Stocks Open Soft, Wal-Mart sees Pressure

U.S. stocks opened little changed on Thursday, as data had jobless claims hitting a six-week high and housing starts down sharply in April. The Dow Jones Industrial Average lately rose 14.50 points to 15,290.19. The S&P 500 index was up 0.76 points to 1,659.54. The Nasdaq Composite rose 7.61 points to 3,479.23.

Wal-Mart Stores Inc (WMT.N) said on Thursday that this quarter would be challenging and gave a forecast that suggests profit  will again miss Wall Street expectations. The company also reported quarterly earnings just below Wall Street estimates, and revenue came in lower than expected. The company forecast earnings of $1.22 to $1.27 per share for its second quarter, which  began on May 1. In the first quarter, same-store sales at Walmart U.S., by far the company’s largest unit, fell 1.4 percent.

The number of Americans seeking unemployment benefits rose 32,000 last week to a seasonally adjusted 360,000, the most since late March. The less volatile four-week average rose just 1,250 to 339,250, the Labor Department said Thursday.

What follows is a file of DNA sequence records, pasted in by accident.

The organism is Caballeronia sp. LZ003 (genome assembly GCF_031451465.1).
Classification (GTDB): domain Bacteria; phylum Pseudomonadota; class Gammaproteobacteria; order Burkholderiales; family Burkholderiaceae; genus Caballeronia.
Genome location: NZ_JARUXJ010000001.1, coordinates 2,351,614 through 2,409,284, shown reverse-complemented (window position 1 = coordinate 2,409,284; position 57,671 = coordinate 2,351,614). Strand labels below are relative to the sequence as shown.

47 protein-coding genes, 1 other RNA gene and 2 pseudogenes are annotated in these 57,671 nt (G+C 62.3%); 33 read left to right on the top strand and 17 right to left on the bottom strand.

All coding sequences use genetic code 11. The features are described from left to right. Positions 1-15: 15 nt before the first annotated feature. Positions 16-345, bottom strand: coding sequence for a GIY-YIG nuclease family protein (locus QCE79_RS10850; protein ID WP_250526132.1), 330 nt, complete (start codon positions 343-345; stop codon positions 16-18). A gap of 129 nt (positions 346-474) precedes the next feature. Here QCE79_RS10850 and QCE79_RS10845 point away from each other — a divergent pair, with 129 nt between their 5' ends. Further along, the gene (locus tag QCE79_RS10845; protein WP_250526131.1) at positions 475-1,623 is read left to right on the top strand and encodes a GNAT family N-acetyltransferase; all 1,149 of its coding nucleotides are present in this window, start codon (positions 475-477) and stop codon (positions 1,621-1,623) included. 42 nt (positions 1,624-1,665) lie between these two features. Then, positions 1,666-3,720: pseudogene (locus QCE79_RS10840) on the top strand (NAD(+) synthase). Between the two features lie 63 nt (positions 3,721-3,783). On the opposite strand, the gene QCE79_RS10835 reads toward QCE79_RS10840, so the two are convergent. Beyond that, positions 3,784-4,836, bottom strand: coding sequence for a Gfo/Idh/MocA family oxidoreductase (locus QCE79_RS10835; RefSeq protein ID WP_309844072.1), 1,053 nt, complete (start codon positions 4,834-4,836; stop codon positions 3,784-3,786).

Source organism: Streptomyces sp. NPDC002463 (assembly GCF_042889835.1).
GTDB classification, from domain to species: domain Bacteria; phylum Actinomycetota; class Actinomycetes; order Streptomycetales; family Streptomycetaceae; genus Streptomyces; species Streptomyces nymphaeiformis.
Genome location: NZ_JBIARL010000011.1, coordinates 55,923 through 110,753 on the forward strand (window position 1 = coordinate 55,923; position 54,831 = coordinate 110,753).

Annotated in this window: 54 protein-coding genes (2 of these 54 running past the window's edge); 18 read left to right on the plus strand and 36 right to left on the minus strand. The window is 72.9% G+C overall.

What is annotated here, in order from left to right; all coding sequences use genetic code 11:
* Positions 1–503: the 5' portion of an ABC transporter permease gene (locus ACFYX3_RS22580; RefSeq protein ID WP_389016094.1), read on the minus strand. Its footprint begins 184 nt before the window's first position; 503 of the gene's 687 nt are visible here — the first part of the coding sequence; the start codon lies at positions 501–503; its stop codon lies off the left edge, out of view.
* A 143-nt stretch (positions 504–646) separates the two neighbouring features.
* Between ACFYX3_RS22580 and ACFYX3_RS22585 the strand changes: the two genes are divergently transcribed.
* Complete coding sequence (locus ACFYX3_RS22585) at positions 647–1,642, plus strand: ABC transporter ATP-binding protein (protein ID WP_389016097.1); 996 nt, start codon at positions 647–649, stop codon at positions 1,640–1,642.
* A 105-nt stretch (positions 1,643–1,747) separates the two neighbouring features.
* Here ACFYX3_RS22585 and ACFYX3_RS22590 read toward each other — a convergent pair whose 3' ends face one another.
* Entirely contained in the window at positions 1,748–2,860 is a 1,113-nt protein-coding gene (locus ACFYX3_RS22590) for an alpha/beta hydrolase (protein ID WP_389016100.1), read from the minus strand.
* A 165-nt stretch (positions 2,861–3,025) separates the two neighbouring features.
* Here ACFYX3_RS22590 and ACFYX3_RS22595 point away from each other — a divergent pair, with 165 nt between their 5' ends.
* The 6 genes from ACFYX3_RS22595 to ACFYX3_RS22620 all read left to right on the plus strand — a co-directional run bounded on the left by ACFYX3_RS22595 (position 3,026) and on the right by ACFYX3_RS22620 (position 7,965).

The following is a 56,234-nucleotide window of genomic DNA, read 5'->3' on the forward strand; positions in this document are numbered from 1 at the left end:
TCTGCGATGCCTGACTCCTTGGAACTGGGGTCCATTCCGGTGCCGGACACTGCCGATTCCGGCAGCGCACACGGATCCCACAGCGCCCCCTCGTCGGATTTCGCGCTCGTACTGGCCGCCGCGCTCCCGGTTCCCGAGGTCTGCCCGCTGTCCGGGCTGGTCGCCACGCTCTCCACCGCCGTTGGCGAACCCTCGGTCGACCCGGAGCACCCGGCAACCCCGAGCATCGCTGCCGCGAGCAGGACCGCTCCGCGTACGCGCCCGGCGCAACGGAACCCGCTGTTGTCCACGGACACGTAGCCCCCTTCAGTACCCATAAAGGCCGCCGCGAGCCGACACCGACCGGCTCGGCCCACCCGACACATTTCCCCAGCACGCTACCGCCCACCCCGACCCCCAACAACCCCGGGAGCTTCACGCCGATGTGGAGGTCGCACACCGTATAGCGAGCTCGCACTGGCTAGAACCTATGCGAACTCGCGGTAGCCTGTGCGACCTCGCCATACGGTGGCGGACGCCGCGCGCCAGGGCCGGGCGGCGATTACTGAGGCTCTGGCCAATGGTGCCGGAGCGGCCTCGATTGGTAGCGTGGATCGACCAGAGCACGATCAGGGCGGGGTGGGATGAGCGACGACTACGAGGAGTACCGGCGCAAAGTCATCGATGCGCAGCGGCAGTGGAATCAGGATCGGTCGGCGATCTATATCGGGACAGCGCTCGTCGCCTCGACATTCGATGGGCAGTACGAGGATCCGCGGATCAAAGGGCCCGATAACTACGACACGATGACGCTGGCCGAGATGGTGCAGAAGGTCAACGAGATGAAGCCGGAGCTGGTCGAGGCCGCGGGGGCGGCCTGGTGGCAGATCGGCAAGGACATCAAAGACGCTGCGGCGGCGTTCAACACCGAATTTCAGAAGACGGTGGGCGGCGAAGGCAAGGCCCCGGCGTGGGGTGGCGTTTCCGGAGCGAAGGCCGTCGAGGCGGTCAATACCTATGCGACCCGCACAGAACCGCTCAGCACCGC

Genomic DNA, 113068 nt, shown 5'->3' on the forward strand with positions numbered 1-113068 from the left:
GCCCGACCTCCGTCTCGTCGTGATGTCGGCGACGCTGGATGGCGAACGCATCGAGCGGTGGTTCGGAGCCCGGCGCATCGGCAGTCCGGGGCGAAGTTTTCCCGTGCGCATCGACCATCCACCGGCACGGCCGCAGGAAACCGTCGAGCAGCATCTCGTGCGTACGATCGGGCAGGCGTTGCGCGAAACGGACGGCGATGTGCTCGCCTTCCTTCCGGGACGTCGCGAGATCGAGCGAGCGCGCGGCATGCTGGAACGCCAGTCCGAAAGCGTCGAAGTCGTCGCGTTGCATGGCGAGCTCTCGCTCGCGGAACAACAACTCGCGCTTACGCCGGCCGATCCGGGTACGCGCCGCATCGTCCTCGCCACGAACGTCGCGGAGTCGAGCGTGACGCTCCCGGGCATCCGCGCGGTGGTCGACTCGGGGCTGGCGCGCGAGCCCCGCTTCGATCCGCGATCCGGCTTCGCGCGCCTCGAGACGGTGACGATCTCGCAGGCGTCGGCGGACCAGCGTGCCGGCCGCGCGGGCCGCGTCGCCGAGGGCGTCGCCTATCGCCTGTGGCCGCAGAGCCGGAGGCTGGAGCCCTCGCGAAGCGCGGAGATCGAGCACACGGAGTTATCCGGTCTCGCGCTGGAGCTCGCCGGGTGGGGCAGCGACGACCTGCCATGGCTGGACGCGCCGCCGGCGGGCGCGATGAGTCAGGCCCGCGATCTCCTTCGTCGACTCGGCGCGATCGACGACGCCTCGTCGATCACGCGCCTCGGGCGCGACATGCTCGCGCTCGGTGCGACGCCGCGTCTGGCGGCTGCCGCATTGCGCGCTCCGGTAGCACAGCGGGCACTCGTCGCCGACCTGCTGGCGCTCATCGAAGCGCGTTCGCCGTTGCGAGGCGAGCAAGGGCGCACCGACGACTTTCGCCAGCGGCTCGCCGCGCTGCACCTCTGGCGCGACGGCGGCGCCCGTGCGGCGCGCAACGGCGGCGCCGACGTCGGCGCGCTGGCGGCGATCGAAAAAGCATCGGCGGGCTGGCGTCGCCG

Construction of new U.S. homes dropped in April as far fewer apartments were put up, according to government data released  Thursday that nonetheless signal rebounding activity in the building sector. Housing starts fell 16.5% in April to a seasonally
adjusted annual rate of 853,000.

A plunge in the cost of gas drove down a measure of U.S. consumer prices last month by the most since December 2008. Excluding  the drop in fuel costs, prices were largely unchanged. The consumer price index fell 0.4 percent in April from March, the Labor
Department said Thursday.

Credit rating agency Standard & Poor’s on Thursday cut its rating on Berkshire Hathaway Inc (BRKa.N)(BRKb.N), the insurance and industrial conglomerate controlled by billionaire investor Warren Buffett, by one notch, citing the company’s reliance on its  insurance operations for dividend income.

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